For those of us concerned about breed-specific legislation (BSL), finding housing requires extra steps and research. You need to scrutinize your city’s bylaws as well as any strata bylaws or rental policies that might affect you.
Once you’ve found a home where your entire family is welcome, do you know that the same level of research is required when procuring home insurance? Unfortunately, many companies have breed and other exclusions in their policies. What’s more, it can be very difficult to pin down exactly what these mean to you.
We began researching insurance policies with the intent of providing an easy reference guide for dog owners looking for insurance providers. You’d think it would be a matter of calling an insurance representative and getting a simple answer to the questions “do you have breed exclusions in any of your home insurance policies?” and “what is the nature of these exclusions?”
It’s definitely not! We found that most policy advisors are not well versed on breed exclusions that exist. Some were not sure if breed was an issue at all; if it was, no one we spoke to could readily answer questions like how the breed of dog was to be determined in case of a claim, and how mixed breeds would be treated. We also got the impression that advisors may not be proactive in asking detailed questions about family pets – and people assume if they are not asked, the breed is not a consideration.
As far as we can tell, breed restrictions only apply with respect to liability coverage for something dog-related. So if your house burns down it shouldn’t matter what breed your dog is, which is a relief. But if there is an accident or injury caused by your dog, and you are insured with a company that has breed exclusions, your liability insurance may not cover this.
You may be tempted to think this doesn’t affect you if you have a friendly dog. “My dog would never bite anyone!” What if your friendly dog knocks someone over and they sprain an ankle? What if another dog starts a fight and your dog is blamed for responding? What if your dog is blamed for something a similar-looking dog did? This last scenerio may seem far-fetched but we know of this happening, and legal fees may be involved to exonerate you and your dog.
The following companies, at the time we did our research, appear to be breed-neutral:
- Wawanesa Insurance
- Intact Insurance
- Optimum West Insurance Company
- Aviva Canada
- Travelers Canada
- Family Insurance Solutions
In other conversations, we were told that companies like The Cooperators and BCAA, will insure all breeds but only under specific circumstances. They will ask questions if they learn that certain breeds – including pit bull breeds, Rottweilers, Dobermans, Akitas – are in the home. They will be looking for any sign that the dog is a guard dog, has an aggression history, or poses a bite risk.
Also – and this surprised us – these companies may consider a dog to be aggressive if local bylaws deem it to be so. That means that your well-trained, family pet won’t be a problem when insuring your home in Vancouver, but if you moved to Burnaby (a city with BSL) the insurance company may now consider that same dog to be aggressive.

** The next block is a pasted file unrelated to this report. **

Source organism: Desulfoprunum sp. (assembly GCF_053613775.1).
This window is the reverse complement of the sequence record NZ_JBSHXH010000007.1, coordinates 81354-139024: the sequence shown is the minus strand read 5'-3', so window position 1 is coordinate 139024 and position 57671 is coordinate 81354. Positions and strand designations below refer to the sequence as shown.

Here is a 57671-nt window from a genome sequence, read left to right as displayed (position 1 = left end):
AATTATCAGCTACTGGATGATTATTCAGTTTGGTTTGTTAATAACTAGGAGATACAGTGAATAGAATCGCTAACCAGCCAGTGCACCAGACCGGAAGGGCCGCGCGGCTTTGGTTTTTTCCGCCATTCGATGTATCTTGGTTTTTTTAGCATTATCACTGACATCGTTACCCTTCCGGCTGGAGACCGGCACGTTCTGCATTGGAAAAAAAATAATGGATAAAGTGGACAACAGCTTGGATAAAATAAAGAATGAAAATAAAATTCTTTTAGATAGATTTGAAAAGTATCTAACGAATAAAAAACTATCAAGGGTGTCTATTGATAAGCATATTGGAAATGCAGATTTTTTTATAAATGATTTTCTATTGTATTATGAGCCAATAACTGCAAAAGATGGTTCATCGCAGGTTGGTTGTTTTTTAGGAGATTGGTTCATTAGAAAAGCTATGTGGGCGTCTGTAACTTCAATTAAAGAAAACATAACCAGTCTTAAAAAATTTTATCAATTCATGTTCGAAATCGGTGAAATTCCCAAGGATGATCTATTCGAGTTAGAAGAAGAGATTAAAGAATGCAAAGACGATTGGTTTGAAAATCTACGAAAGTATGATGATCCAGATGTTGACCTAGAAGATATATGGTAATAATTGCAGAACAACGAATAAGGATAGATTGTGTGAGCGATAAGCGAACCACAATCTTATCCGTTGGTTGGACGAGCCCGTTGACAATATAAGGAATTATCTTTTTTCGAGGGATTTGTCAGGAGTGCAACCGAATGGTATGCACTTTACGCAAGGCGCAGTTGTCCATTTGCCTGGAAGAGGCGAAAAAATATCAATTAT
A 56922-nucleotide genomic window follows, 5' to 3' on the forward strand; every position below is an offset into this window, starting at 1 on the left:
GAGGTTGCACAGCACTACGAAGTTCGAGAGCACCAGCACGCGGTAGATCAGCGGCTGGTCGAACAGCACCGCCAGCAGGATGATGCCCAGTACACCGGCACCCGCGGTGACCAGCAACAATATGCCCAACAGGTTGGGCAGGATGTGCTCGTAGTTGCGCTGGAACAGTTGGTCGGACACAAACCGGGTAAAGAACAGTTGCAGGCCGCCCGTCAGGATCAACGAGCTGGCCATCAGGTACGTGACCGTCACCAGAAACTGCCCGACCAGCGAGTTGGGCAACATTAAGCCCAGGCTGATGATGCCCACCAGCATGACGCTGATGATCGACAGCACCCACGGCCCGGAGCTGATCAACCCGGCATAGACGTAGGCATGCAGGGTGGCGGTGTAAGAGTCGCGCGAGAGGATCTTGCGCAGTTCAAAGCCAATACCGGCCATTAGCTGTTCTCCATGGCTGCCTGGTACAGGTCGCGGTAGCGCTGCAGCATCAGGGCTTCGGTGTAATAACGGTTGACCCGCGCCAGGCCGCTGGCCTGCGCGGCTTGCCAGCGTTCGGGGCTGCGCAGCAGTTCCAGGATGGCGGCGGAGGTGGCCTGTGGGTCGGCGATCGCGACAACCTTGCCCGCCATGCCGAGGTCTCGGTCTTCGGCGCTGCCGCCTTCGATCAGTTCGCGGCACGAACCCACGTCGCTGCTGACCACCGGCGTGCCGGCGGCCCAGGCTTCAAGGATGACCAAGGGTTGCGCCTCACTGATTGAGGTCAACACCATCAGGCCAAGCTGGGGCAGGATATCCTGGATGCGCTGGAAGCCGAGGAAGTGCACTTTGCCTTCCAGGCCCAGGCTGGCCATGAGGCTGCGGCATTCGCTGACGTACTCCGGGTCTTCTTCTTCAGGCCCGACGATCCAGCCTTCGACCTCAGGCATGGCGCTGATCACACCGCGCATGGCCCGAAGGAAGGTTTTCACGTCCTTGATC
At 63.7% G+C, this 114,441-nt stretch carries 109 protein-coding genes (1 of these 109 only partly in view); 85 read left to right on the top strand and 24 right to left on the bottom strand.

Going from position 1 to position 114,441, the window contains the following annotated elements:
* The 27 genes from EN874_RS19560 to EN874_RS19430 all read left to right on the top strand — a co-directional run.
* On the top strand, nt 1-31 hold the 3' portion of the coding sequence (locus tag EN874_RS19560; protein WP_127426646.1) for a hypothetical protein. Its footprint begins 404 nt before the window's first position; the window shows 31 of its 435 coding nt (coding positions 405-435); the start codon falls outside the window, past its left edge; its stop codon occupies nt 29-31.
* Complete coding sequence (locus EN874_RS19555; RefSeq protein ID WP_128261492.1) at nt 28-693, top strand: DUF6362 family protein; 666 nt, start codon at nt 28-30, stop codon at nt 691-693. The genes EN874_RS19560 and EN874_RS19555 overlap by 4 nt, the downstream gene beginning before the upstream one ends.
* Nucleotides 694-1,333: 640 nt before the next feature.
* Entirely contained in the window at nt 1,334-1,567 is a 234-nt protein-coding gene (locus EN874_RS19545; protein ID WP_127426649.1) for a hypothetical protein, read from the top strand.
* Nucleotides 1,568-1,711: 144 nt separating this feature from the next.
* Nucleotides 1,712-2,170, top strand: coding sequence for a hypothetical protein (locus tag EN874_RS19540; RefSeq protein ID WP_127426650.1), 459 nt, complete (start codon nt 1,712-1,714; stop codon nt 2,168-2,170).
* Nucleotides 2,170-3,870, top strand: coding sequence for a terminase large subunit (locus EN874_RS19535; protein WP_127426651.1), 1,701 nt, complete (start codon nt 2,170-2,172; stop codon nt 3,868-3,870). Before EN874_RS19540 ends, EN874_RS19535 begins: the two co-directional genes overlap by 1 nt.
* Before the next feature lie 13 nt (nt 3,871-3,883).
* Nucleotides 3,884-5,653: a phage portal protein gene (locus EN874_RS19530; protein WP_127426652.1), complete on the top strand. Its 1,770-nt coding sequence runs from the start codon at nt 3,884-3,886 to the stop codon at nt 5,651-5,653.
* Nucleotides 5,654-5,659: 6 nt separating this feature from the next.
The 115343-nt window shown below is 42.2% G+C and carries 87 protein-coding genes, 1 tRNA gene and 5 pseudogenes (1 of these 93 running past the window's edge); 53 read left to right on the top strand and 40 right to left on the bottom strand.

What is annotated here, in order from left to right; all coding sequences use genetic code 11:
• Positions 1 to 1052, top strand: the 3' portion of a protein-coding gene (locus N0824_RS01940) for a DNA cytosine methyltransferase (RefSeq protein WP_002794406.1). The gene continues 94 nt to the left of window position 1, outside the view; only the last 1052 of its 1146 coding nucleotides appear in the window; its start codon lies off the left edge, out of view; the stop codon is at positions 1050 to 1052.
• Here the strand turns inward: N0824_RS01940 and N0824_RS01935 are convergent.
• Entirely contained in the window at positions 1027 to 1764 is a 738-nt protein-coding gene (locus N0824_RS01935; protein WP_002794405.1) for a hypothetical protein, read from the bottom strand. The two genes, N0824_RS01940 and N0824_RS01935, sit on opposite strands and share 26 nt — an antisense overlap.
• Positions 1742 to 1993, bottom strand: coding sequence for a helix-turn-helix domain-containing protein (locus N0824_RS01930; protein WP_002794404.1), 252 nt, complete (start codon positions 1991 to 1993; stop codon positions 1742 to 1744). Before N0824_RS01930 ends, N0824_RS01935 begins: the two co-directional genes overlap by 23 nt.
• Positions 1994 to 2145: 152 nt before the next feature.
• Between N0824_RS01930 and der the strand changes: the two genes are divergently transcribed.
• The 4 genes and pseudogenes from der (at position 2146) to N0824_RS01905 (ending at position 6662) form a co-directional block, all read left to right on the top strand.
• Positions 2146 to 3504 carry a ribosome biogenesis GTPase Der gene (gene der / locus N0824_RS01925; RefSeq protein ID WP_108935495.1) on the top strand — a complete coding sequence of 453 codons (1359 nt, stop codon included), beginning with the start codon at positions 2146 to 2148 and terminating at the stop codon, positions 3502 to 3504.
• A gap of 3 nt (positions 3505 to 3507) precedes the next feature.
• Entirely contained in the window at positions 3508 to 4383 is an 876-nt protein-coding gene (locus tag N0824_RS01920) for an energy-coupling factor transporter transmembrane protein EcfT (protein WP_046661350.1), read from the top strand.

Some insurance companies exclude certain breeds altogether. A rep at Westland Insurance told us pit bulls and Rottweilers are excluded entirely. A Global article from 2012 listed Canadian Direct, Allstate, Scotiabank, and Alberta Motor Association as companies that won’t insure certain breeds of dogs. We have attempted to reach out to these companies but have not received a response.
Breed issues aside, did you know that owning more than two dogs might be considered an additional risk? The insurance company may consider it additional liability and this can affect your coverage.
We will continue to research this topic and provide updates. In the meantime, if you are purchasing or renewing your insurance policy, we recommend asking your advisor directly whether there are any restrictions based on the type or number of dogs you own. If they respond immediately and confidently that they are breed-neutral, that’s good news. For full peace of mind you may want to record the date, time, and name of the rep you spoke to, or ask them to confirm via email. And when you receive the actual policy, take another look at any pet-related sections to ensure nothing was missed.
If your representative can’t provide you with a satisfactory answer, or they require more information based on your dog’s breed or perceived breed, ensure that everything is documented. Perhaps ask them to send their questions by email so that you have a paper trail of your responses should it be an issue down the road.
Liability insurance is important, and you are paying for it. We feel that every consumer should be aware of what they are buying – and if you don’t own a targeted breed you can still choose to support companies that implement evidence-based, breed-neutral policies.
This research was done by volunteers as a public service, over the course of several months. It is focused on companies serving BC at this time, as that is where we are based. We strive to provide correct information but cannot guarantee it due to changing policies and human error. If you have any information that contradicts or adds to the above article, please contact us at firstname.lastname@example.org.